The Siren of Paris is set in France during World War II and centers on Marc Tolbert, an American born in France who travels to Paris after a failed romance to study art and to paint. David LeRoy quickly introduces readers to a cast of characters, some well known historical figures, who will be followed over the course of the novel, including Marie, the art school model who embarks on a romantic relationship with Marc.
Shortly upon his arrival, Marc finds work in the office of the American ambassador to France, William Bullitt, and even accompanies a diplomat to meetings with Hitler and his minions. It isn’t long before the German bombs begin falling, and thousands of people scramble to leave the country. With a Nazi invasion imminent, Marc decides to flee the country, but he ends up on the doomed RMS Lancastria. His experiences on the destroyed ship cause him to abandon any plans for escape, and the haunted Marc returns to Paris and does his part for the Resistance. Little does he know that more horrors await him at the hands of the Nazis.
I must admit that The Siren of Paris was a difficult book for me to finish, and if I had brought another book with me on my work commute, I probably would have abandoned it. It is a self-published novel that could have used some polishing. Lest you think I am an overly picky reader, two of the best books I read this year — Shadows Walking by Douglas R. Skopp and Across the Mekong River by Elaine Russell — are self-published.
The narrative is mostly telling instead of showing, and there is no transition between scenes. It becomes confusing, for instance, when Marc is in art class in one paragraph and suddenly at an embassy party in the next. There also is too much dialogue in some scenes and not enough character development. Many of the decisions Marc makes over the course of the novel are related to his love for Marie, and Marie plays a pivotal role in the latter half of the book, but because readers never really get to know her (or most of the other characters), it’s hard to buy the events that transpire.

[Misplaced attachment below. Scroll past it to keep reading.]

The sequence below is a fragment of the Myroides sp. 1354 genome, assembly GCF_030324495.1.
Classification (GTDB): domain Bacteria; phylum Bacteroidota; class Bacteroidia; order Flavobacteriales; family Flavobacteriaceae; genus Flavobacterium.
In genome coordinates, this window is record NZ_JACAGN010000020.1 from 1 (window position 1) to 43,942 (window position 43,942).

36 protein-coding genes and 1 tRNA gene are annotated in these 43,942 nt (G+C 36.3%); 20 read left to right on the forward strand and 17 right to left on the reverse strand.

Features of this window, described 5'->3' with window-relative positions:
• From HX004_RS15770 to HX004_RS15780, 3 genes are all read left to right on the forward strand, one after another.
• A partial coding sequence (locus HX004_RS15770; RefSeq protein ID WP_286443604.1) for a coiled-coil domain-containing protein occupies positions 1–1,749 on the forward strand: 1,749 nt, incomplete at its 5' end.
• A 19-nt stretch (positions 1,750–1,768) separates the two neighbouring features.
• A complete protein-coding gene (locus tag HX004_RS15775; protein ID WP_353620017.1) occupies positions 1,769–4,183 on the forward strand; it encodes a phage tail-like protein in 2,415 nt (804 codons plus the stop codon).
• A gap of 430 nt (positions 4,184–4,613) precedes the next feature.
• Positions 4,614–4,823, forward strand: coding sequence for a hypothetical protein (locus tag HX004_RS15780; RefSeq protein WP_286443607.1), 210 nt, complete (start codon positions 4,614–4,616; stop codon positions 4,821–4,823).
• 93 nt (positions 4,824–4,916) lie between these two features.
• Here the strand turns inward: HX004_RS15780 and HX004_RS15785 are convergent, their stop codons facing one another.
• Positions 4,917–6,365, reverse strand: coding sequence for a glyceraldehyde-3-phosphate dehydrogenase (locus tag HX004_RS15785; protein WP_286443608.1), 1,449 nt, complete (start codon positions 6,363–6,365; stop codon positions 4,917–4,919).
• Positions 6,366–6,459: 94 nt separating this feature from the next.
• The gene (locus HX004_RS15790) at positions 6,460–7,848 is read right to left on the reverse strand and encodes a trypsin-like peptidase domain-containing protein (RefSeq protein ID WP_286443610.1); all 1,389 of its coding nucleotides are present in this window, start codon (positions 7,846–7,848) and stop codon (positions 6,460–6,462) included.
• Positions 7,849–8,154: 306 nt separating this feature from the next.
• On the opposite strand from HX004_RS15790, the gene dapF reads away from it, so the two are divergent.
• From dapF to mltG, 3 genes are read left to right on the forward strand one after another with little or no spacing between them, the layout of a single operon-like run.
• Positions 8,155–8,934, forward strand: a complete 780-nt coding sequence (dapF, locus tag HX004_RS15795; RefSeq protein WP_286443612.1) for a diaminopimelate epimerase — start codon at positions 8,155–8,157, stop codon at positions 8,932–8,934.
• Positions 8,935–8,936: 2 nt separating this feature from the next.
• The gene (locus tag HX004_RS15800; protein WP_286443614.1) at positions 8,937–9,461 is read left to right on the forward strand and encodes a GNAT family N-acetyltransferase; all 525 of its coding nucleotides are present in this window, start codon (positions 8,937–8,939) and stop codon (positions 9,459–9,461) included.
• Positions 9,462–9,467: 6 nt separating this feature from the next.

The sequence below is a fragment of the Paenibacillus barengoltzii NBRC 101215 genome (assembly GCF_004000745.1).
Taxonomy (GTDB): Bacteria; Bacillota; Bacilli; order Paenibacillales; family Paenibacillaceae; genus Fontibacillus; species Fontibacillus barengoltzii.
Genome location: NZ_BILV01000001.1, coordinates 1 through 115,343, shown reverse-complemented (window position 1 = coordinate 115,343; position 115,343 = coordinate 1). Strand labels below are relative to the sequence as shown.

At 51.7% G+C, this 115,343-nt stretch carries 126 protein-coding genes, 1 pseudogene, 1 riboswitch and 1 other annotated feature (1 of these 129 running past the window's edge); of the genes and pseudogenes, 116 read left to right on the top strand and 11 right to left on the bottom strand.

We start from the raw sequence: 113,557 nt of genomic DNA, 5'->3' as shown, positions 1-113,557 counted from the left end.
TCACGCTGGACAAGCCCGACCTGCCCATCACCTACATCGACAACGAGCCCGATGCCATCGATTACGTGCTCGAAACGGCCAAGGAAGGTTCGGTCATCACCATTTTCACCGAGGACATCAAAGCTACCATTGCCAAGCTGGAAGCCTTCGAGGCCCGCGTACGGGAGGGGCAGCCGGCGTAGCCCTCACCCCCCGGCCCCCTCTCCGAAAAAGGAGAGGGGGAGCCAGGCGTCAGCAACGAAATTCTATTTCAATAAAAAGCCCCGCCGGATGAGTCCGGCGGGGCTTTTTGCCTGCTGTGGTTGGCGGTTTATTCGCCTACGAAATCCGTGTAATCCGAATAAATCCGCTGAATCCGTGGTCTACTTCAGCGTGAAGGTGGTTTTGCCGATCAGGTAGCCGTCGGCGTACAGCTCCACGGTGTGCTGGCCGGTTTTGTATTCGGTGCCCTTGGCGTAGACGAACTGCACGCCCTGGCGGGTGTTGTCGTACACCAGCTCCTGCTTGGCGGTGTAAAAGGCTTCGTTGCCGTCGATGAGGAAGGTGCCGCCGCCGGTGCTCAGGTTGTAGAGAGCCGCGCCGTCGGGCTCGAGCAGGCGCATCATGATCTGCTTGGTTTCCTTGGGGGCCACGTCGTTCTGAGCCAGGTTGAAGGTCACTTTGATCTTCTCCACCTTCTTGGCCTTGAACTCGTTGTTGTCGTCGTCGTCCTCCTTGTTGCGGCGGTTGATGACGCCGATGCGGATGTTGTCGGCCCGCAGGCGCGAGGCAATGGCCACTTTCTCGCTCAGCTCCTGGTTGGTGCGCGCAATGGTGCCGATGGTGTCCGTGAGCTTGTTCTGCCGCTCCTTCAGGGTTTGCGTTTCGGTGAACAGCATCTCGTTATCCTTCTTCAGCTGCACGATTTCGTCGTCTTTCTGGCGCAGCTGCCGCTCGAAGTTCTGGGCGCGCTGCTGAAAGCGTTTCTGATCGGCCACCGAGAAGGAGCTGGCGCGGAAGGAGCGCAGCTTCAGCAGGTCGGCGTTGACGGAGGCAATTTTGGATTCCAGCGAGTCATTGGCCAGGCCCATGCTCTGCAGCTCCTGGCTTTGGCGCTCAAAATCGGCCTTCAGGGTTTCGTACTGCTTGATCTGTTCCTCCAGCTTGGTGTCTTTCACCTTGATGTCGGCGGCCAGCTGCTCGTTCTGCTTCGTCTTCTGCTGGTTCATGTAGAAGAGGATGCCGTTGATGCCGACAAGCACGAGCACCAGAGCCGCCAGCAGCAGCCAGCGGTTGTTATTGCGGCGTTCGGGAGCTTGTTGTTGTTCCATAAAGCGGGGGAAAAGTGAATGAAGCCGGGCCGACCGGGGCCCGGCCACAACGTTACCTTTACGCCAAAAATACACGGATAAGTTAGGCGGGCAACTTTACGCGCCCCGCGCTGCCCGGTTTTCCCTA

The framing chapters at the beginning and the end, set at Marc’s graveside in 1967, are confusing and unnecessary. I understand that LeRoy wanted to inject some sort of spirituality into the novel to highlight Marc’s inner turmoil, but it just seemed bizarre and distracted from the historical storyline. Moreover, the scenes in the concentration camp go a little overboard with the visions Marc has as he withdraws from reality. I also had a hard time following the story after the sinking of the Lancastria because the narrative would shift between 1940 and 1945 every couple of pages, whereas previously, the story was told chronologically.
However, there were a few good things about The Siren of Paris. It’s a fast-paced, plot-driven novel that has an interesting story to tell. LeRoy does a great job showing the tension and fear in the city as people try to flee before the Nazis invade, the helplessness of those without the resources to leave, and the horror as the German planes bomb the ships and trains and even fire upon innocent civilians. It just didn’t work for me, but that doesn’t mean it won’t work for you. The book does have some exciting scenes and moves very quickly, so it might be worth giving a try if you’re a fan of historical fiction set during World War II.
Disclosure: I received The Siren of Paris from Promo 101 for review.
© 2012 Anna Horner of Diary of an Eccentric. All Rights Reserved. Please do not reproduce or republish content without permission.